For self-published authors this is a crucial one when it comes to publicity and connecting with potential readers. There are pockets of interest everywhere and constantly springing up via book clubs, social networks and blogging. These various reading circles may not intersect but there will be many serious novelists who will be more than satisfied with attracting a smaller but devoted and passionate audience for their work. If you’re a mystery writer, for example, there are a countless number of blogs and groups to choose from when it comes to making friends within the community. Mystery Writers of America, for example, has a comprehensive list of resources for writers. Find out who your demographic is and connect with them. People who are true to reading culture don’t just hang out on NYT, they are building communities elsewhere.
Book reviews are the way to an author’s heart.
Never overlook the crucial endeavor of finding reviewers for your work. I’m currently in the middle of a “Page-to-Screen Book Review Bonanza,” which is meant to give any and everyone passionate enough about fiction the chance to read some of my original novels before they hit the silver screen. Be creative about giveaways and ask yourself what you would respond to if you saw a giveaway listed somewhere. The more reviews you accumulate, the more curiosity is built around your book – sparking curiosity is the key to making any work attractive to potential readers.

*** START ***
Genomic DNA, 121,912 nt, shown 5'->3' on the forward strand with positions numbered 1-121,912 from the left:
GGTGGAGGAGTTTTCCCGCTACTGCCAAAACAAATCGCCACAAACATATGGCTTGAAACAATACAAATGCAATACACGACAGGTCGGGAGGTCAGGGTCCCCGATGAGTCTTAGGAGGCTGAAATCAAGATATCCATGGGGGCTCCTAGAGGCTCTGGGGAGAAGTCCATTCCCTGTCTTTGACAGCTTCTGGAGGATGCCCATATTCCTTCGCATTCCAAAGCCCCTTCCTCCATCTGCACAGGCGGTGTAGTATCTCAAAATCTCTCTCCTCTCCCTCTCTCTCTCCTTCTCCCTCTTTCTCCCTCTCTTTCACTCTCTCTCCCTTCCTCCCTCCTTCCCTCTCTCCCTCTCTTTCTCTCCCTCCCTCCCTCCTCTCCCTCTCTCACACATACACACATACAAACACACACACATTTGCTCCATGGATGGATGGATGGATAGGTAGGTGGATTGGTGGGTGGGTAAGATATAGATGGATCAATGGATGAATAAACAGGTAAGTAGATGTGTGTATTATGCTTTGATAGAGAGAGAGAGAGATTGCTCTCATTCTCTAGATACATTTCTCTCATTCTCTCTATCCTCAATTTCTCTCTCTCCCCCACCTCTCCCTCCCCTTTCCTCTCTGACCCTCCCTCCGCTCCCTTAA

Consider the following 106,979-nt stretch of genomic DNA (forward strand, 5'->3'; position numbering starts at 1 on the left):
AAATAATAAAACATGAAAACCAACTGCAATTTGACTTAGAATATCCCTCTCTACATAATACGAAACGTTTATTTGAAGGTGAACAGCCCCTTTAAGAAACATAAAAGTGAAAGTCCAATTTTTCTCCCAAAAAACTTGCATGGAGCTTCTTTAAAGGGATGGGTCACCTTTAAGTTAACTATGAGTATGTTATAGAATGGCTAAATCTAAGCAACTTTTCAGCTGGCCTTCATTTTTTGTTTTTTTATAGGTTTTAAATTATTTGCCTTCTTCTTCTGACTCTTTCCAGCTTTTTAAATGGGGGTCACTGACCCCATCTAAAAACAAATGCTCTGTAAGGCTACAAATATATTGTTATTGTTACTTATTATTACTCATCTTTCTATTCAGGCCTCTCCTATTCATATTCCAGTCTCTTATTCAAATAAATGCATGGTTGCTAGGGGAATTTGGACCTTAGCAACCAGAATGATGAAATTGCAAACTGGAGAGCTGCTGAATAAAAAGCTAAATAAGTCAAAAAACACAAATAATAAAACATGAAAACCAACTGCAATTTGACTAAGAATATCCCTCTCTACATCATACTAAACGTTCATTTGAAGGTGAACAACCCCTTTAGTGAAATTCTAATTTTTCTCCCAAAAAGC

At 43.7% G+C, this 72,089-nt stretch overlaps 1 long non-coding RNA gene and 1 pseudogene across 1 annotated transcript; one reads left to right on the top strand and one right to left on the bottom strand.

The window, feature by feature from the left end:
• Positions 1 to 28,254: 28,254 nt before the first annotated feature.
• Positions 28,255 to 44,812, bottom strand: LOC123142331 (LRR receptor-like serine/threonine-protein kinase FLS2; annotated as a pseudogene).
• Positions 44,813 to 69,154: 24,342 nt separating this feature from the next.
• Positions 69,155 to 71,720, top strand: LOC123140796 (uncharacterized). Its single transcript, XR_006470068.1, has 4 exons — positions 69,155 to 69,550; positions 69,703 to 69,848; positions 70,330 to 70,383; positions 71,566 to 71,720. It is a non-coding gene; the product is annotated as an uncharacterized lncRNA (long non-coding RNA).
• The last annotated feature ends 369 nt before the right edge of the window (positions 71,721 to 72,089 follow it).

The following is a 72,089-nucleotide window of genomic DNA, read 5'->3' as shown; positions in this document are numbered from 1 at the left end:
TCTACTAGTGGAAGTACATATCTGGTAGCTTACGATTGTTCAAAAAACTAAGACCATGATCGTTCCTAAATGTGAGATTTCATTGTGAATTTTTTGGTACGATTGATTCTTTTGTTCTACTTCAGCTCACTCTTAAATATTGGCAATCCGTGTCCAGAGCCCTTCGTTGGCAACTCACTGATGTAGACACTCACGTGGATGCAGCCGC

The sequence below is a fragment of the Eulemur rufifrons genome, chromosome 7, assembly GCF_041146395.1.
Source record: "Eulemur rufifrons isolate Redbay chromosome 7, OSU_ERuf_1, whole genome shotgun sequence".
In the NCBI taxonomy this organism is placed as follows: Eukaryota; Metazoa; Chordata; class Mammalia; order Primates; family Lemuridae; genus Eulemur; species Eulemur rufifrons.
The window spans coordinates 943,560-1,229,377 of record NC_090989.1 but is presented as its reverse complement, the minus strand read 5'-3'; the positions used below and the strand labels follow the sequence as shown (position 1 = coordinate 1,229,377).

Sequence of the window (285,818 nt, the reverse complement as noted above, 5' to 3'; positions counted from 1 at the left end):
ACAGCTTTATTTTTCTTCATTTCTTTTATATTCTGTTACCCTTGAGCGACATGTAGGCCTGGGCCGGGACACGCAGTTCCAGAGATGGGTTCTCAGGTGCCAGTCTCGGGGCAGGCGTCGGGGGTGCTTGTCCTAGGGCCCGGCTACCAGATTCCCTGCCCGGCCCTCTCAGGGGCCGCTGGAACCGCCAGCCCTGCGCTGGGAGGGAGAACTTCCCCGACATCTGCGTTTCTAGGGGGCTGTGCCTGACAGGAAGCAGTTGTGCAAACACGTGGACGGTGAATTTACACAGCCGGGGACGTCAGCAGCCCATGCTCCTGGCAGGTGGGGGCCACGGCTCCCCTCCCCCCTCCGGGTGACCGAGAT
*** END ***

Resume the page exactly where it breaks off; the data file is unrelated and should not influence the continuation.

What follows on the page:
Combine visual and text. Take multiple steps toward enhancement.
Visual communications and the astounding revolution in digital imagery have vastly multiplied the ways stories are delivered so get creative with it. I transformed my novel “Trans-Siberian Express” into an illustrative and interactive storytelling experience and contextualized the unique and exotic culture of Russia for a Western audience. I created a glossary and selected hundreds of images to accompany it. This required searching through hundreds of images both in the public and private domain of the Trans-Siberian Express, the Siberian landscape, the major players referred to such as General Chiang Kai Shek, Tsar Nicholas II (who had personally inaugurated the construction of the Trans-Siberian Express), exotic locations such as Lake Baikal, and the various cultural curiosities and personalities of this great culture that travelers would encounter on the 7,000 mile journey. Finding the right image that would evoke exactly, the ambience in the story was probably the most time consuming editorial process.
Take advantage of e-book self-publishing platforms